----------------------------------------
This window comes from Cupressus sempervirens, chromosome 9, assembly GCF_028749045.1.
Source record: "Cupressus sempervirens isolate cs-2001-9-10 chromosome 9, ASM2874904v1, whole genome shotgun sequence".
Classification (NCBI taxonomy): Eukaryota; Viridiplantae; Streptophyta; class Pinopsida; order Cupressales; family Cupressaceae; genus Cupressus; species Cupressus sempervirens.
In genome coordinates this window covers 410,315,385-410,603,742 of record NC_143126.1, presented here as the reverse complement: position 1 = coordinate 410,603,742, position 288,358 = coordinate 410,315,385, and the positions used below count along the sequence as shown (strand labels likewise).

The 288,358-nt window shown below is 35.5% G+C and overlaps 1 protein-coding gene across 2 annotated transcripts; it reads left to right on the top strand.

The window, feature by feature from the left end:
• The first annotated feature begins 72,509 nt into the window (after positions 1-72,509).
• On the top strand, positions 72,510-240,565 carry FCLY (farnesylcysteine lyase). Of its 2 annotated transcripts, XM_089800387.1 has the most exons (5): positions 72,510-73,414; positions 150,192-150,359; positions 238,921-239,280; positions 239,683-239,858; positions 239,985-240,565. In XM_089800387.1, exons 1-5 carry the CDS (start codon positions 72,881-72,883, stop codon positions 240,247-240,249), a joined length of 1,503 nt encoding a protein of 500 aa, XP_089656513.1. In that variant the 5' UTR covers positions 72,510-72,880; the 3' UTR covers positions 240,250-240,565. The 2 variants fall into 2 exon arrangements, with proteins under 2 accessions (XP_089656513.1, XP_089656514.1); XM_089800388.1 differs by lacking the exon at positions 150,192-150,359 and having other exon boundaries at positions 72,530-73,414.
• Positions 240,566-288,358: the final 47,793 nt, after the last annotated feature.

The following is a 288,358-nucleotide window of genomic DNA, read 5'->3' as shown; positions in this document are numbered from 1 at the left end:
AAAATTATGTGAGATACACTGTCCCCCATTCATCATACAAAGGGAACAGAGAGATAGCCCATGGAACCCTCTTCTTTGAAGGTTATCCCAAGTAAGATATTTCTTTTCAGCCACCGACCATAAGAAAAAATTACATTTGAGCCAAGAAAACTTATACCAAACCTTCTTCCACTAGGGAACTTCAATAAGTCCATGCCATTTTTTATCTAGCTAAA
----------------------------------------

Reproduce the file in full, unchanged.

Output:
This window comes from Cupressus sempervirens, chromosome 9, assembly GCF_028749045.1.
Source record: "Cupressus sempervirens isolate cs-2001-9-10 chromosome 9, ASM2874904v1, whole genome shotgun sequence".
Classification (NCBI taxonomy): Eukaryota; Viridiplantae; Streptophyta; class Pinopsida; order Cupressales; family Cupressaceae; genus Cupressus; species Cupressus sempervirens.
In genome coordinates this window covers 410,315,385-410,603,742 of record NC_143126.1, presented here as the reverse complement: position 1 = coordinate 410,603,742, position 288,358 = coordinate 410,315,385, and the positions used below count along the sequence as shown (strand labels likewise).

The 288,358-nt window shown below is 35.5% G+C and overlaps 1 protein-coding gene across 2 annotated transcripts; it reads left to right on the top strand.

The window, feature by feature from the left end:
• The first annotated feature begins 72,509 nt into the window (after positions 1-72,509).
• On the top strand, positions 72,510-240,565 carry FCLY (farnesylcysteine lyase). Of its 2 annotated transcripts, XM_089800387.1 has the most exons (5): positions 72,510-73,414; positions 150,192-150,359; positions 238,921-239,280; positions 239,683-239,858; positions 239,985-240,565. In XM_089800387.1, exons 1-5 carry the CDS (start codon positions 72,881-72,883, stop codon positions 240,247-240,249), a joined length of 1,503 nt encoding a protein of 500 aa, XP_089656513.1. In that variant the 5' UTR covers positions 72,510-72,880; the 3' UTR covers positions 240,250-240,565. The 2 variants fall into 2 exon arrangements, with proteins under 2 accessions (XP_089656513.1, XP_089656514.1); XM_089800388.1 differs by lacking the exon at positions 150,192-150,359 and having other exon boundaries at positions 72,530-73,414.
• Positions 240,566-288,358: the final 47,793 nt, after the last annotated feature.

The following is a 288,358-nucleotide window of genomic DNA, read 5'->3' as shown; positions in this document are numbered from 1 at the left end:
AAAATTATGTGAGATACACTGTCCCCCATTCATCATACAAAGGGAACAGAGAGATAGCCCATGGAACCCTCTTCTTTGAAGGTTATCCCAAGTAAGATATTTCTTTTCAGCCACCGACCATAAGAAAAAATTACATTTGAGCCAAGAAAACTTATACCAAACCTTCTTCCACTAGGGAACTTCAATAAGTCCATGCCATTTTTTATCTAGCTAAA